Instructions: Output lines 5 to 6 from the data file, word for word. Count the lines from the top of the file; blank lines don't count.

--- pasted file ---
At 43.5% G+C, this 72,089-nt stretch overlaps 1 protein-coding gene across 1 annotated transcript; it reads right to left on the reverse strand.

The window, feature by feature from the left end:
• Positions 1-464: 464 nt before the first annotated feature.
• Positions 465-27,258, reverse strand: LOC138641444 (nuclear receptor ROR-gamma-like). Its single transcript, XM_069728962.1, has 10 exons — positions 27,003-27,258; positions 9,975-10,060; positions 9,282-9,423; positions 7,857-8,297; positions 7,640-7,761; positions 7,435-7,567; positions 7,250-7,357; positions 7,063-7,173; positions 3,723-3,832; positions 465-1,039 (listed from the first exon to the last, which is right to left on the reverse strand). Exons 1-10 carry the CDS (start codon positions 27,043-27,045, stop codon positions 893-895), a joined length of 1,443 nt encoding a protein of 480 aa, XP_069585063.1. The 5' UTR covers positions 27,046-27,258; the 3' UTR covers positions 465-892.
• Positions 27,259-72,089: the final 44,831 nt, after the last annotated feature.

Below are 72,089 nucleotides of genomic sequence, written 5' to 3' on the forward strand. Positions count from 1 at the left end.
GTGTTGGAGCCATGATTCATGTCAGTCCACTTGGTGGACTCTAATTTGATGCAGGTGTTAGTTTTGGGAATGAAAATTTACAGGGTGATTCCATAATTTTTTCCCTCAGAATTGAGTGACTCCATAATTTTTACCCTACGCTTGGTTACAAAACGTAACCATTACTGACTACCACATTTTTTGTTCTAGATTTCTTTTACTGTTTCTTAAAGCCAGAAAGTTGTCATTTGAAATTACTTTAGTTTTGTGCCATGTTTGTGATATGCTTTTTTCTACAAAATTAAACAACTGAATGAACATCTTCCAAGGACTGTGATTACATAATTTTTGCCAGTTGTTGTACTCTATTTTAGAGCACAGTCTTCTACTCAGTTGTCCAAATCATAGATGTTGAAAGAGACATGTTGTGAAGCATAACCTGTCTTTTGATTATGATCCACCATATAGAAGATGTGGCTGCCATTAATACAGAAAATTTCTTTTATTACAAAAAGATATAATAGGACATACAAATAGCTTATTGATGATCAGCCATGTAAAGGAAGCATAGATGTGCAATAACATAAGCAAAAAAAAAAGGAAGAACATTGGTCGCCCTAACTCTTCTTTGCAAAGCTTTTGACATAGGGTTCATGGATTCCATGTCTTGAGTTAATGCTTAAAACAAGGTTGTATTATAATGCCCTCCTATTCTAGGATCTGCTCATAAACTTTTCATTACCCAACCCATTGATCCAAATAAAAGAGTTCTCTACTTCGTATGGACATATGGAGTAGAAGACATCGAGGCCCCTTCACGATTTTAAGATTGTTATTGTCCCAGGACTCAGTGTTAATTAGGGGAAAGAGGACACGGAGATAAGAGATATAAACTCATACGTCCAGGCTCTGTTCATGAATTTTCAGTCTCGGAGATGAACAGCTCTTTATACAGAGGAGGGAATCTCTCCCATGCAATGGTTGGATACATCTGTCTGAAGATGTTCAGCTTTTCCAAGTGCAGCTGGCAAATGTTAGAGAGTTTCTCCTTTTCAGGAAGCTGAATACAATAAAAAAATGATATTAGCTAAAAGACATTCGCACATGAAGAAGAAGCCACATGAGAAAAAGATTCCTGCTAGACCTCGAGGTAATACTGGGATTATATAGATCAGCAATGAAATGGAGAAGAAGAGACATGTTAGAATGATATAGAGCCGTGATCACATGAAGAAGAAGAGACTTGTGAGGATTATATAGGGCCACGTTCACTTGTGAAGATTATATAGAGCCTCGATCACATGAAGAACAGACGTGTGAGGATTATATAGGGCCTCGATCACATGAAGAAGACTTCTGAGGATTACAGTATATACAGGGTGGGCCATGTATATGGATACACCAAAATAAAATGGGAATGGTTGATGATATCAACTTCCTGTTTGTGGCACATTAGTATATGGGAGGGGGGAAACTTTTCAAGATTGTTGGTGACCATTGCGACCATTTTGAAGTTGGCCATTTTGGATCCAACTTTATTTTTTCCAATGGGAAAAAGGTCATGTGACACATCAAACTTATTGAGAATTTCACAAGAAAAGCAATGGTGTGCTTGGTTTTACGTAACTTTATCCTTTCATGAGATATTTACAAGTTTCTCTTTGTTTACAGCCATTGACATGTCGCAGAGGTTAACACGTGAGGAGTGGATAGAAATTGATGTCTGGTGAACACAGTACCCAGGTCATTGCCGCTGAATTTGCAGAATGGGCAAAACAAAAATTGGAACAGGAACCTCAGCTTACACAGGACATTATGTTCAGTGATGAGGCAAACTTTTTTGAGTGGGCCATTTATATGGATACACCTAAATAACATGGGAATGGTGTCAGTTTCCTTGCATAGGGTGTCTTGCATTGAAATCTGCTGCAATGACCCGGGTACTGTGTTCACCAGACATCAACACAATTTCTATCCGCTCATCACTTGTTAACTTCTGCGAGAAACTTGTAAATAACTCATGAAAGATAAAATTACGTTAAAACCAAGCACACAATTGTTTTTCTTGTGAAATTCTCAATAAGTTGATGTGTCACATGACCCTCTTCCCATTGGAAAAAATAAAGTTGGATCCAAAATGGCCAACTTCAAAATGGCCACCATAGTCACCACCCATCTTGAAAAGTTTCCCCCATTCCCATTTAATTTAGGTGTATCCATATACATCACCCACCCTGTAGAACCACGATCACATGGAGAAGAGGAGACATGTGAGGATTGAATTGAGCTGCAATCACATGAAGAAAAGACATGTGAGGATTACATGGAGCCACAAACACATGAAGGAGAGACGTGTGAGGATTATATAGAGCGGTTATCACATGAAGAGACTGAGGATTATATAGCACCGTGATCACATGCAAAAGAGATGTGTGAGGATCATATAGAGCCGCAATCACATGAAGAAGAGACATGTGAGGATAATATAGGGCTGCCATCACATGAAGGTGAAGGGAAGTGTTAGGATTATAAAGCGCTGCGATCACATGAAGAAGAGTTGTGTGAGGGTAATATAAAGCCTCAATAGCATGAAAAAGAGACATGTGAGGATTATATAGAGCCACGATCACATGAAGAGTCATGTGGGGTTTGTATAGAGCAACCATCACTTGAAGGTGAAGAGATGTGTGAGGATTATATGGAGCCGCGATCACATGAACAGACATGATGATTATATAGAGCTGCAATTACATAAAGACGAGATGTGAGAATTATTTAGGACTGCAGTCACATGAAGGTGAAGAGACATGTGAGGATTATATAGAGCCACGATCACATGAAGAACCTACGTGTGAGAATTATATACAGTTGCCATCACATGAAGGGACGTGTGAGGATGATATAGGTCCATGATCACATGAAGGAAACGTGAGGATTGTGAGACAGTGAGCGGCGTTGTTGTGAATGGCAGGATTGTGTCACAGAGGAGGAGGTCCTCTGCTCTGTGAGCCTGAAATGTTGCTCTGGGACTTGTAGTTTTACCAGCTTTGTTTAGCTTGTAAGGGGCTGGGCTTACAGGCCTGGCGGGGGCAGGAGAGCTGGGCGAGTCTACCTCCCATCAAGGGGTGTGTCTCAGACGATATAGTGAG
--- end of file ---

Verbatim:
• Positions 27,259-72,089: the final 44,831 nt, after the last annotated feature.

Below are 72,089 nucleotides of genomic sequence, written 5' to 3' on the forward strand. Positions count from 1 at the left end.